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Iraq attacks likely to increase during Ramadan, says US

With temperatures of 120 degrees, little electricity, and an expected increase in politically linked religious fervor around the Muslim holy month, Ramadan could bring a spike in Iraq attacks.

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Residents shop ahead of the fasting month of Ramadan at the Shorja wholesale market in central Baghdad Monday. Ramadan is the ninth and holiest month in the Islamic calendar, during which Muslims around the world abstain from eating or drinking from sunrise to sunset.

Mohammed Ameen/Reuters

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The US expects attacks in Iraq to continue to spike as the holy month of Ramadan begins this week, a top American general warned on Monday after explosions in the southern city of Basra resulted in one of the deadliest weekends in months.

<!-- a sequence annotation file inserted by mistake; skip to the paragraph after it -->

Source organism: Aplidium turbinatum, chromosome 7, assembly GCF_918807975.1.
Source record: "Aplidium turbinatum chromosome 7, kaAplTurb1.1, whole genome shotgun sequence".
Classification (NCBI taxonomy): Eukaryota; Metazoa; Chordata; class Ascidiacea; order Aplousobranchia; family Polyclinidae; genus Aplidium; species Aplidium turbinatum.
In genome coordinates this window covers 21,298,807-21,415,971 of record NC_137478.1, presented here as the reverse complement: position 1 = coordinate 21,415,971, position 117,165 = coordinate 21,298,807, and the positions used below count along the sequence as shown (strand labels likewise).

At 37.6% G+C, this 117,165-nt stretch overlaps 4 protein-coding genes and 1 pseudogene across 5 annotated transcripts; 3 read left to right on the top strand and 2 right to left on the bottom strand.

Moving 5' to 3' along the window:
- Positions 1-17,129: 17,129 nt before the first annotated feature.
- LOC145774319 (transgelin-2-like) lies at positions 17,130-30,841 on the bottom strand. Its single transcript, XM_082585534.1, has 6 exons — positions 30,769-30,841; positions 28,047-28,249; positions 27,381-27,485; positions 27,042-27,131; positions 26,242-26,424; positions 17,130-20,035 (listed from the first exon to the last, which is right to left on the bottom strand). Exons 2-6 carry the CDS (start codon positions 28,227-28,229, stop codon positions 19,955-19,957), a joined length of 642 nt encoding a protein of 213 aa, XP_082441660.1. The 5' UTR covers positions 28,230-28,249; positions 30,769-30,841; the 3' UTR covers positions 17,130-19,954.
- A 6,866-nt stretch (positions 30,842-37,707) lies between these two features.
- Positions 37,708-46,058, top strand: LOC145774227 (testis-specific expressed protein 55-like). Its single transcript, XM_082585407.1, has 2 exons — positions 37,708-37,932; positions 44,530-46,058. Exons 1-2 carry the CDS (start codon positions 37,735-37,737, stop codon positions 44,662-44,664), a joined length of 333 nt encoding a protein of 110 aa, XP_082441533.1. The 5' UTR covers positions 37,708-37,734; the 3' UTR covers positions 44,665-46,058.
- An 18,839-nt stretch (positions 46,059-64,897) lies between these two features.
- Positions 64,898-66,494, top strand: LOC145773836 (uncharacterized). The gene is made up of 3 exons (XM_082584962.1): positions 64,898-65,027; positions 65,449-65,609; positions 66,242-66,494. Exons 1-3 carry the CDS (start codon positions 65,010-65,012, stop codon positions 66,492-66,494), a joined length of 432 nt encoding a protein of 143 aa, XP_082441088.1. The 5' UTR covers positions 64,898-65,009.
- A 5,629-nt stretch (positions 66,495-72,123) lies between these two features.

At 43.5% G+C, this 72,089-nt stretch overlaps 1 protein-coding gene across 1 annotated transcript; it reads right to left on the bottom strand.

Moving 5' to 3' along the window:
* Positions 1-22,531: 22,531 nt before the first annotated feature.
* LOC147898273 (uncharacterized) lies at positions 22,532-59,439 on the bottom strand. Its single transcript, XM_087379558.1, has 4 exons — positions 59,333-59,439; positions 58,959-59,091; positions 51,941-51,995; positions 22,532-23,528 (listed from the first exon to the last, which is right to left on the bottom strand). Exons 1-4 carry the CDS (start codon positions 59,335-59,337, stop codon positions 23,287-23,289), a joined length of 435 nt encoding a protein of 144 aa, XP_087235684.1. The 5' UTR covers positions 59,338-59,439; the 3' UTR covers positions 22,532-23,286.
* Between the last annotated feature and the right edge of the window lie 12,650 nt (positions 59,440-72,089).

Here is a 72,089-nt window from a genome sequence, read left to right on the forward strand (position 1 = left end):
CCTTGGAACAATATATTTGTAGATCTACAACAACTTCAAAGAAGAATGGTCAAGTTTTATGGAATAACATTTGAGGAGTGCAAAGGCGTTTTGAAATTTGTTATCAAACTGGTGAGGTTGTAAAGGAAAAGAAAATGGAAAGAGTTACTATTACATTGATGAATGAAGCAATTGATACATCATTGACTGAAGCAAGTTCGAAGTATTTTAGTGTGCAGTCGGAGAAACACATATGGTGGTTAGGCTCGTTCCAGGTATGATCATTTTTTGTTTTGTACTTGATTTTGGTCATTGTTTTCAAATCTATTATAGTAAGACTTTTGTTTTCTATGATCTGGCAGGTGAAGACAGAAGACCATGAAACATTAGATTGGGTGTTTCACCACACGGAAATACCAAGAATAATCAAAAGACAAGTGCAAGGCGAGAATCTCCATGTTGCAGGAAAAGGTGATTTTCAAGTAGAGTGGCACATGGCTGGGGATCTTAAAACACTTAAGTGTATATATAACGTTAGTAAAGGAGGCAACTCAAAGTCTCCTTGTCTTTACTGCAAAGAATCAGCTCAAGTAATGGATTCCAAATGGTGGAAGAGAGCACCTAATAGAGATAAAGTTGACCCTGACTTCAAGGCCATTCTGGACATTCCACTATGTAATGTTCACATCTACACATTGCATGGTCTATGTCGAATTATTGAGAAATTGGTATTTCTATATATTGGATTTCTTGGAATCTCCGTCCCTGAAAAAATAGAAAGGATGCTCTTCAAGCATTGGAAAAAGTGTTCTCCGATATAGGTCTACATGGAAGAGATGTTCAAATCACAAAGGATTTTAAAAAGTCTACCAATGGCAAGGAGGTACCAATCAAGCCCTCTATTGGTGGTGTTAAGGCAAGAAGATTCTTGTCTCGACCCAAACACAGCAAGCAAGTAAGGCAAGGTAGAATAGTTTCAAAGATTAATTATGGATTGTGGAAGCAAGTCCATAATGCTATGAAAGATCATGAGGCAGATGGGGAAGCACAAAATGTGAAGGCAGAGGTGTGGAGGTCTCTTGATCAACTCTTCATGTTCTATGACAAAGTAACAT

Lt. Gen. Robert W. Cone, the deputy commanding general of US forces in Iraq, and his Iraqi counterpart told reporters that insurgents were also likely taking advantage of the lack of a government to launch a series of high-profile attacks aimed at reducing confidence in Iraqi security forces.

“We’ve seen in the last few days an increase in attacks here, particularly the Basra attack that we saw yesterday, which involved significant casualties and was of significant concern,” said Cone, who is in charge of operations for US Forces-Iraq.

Basra, crucial to reconstruction, targeted by bombs

Iraqi police officials initially said explosions in a crowded market on Saturday were a result of a generator exploding. But on Sunday, as the death toll rose to at least 43 dead and 185 injured, many of them women and children, it became clear that roadside bombs and a car bomb were responsible for the explosions.

Basra, Iraq’s second-biggest city and the capital of the southern oil region, has generally escaped the violence of Baghdad since Iraqi forces pushed out Shiite militias two years ago. The city, which is known as one of the calmest in the country, is vital to Iraq’s reconstruction.

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